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The Presidio: Former San Francisco Army Fort Sees a Variety of New Uses

Published on: July 8, 2018

Filed Under: Blast From The Past, Connections to Today, GI Resistance

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Photo: A former stockade in Building 1213 at Fort Winfield Scott. The 1912 stockade, which held drafted men who refused to deploy to Vietnam in 1968, still has bars on the windows and stenciled lettering on peeling walls that says, “No smoking in bed.” [Credit: Cayce Clifford for The New York Times]

On October 14, 2018, this former army base in San Francisco will be the site of a special 50th Anniversary commemoration of the Presidio Mutiny, with a few of the original Presidio 27 in attendance. Stay tuned for details.

This article originally appeared on June 19, 2018, in the Business Day section of The New York Times.

By Jane Margolies

SAN FRANCISCO — On bike and on foot, people hit the hilly paths of the Presidio, the national park on a former Army base in San Francisco, many of them heading toward the northwest corner of the park overlooking the Golden Gate Bridge.

Tour buses pull up at a visitors’ plaza here, disgorging passengers who gawk at the view while buying souvenirs and snacks.

But just inland, it’s a decidedly quieter scene. The only sound is the song of sparrows as wind ripples long grasses on what was once a parade ground. Here at Fort Winfield Scott, clay-roof Mission Revival buildings dating to the early 20th century — once barracks for soldiers who operated artillery defense of the Pacific coastline — stand largely empty.

But not for long, if the Presidio Trust gets its wish.

The trust, a federal agency that runs the park in a partnership with the National Park Service and the Golden Gate National Parks Conservancy, has been soliciting ideas from foundations and nonprofit organizations since January for converting the 20 or so buildings at the fort into “a campus for change.”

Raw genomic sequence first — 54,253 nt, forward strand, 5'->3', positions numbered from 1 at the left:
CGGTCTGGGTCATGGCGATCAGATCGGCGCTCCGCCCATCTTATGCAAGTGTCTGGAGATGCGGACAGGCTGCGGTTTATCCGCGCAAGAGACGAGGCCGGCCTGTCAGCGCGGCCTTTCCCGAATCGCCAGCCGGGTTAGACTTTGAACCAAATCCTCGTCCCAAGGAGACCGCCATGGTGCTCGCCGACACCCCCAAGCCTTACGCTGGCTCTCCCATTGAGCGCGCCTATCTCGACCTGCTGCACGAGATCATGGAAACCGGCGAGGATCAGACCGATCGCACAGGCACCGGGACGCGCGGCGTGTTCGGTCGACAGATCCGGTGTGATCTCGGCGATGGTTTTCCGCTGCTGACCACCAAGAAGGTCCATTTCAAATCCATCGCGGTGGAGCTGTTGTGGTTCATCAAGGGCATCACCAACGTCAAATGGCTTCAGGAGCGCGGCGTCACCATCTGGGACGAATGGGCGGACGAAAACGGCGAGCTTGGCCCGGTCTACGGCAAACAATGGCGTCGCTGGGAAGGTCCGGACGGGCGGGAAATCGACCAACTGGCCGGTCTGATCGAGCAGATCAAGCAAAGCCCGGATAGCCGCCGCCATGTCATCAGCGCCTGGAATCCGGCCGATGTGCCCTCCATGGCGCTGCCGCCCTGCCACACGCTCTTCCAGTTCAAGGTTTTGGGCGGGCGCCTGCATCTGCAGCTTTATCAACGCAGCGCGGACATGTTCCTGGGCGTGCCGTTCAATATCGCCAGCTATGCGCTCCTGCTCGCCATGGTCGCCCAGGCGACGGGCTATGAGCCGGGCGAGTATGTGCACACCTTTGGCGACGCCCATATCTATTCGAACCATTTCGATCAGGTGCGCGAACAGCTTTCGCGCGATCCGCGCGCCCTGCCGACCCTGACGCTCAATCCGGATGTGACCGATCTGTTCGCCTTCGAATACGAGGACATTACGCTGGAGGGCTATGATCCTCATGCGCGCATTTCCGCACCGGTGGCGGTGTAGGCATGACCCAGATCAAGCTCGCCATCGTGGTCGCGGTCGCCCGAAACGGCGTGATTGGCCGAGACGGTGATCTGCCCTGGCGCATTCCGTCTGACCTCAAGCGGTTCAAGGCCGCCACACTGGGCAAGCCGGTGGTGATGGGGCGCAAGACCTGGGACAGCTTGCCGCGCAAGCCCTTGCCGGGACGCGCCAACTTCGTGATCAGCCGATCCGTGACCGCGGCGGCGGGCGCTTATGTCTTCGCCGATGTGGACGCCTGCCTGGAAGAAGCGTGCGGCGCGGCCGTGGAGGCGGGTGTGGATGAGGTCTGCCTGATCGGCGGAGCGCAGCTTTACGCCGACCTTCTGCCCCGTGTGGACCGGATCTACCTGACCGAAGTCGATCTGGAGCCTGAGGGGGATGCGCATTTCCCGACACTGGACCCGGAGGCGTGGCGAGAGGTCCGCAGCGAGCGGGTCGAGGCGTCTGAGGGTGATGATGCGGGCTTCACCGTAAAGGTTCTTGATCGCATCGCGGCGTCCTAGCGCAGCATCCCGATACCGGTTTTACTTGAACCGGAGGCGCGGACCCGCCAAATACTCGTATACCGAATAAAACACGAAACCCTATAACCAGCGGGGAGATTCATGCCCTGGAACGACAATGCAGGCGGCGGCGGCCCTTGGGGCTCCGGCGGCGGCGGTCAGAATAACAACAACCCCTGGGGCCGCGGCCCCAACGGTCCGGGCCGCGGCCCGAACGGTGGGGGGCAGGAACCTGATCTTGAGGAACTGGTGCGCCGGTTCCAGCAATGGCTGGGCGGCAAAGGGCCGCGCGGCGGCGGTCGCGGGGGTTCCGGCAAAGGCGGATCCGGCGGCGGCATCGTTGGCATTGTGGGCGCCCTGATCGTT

All across the country, decommissioned military bases are coming back to life for peaceful purposes as a result of the Department of Defense’s deactivation of surplus military facilities, begun after the Cold War. In some cases, the land has become available for private development.

In the Bay Area alone, planned developments on five former military bases, not including the Presidio, will create an estimated 32,000 units of much-needed housing, including affordable units, and millions of square feet of office and industrial space.

And after the Navy closed its training center in Orlando, Fla., in 1996, the city came up with a plan for the site and allowed a developer to build homes on about 550 acres, creating the community of Baldwin Park.

Elsewhere, the former bases are providing land for public enjoyment near increasingly dense urban areas with growing needs for outdoor space and cultural and recreational activities.

That has been the case with Governors Island, a 172-acre former military installation in New York Harbor that is dotted with buildings that once housed Army and Coast Guard operations. In 2003, most of the island was sold to the City of New York for $1, giving New Yorkers more room to roam.

Fifteen years on, the site, run by the Trust for Governors Island, has landscaped areas, hammocks and grills. New this summer will be glamping, a kind of luxury camping. Art exhibitions and performances are free and open to the public.

By the end of the year, construction will begin on a day spa, which is expected to provide a steady flow of revenue to Governors Island, the trust’s president, Michael M. Samuelian, said.

Mr. Samuelian visited the Presidio recently “to get a sense for what their strategy is,” he said.

“We are them 15 years ago,” he added.

Officials for the Presidio Trust say they do not know the exact form the campus at Fort Winfield Scott will take. But John W. Keker, a trial lawyer who is the chairman the trust’s board, said one of the buildings that ring the former parade grounds might become a meeting place for those trying to solve environmental problems, while other buildings might be dedicated to providing health care or helping children who are at risk.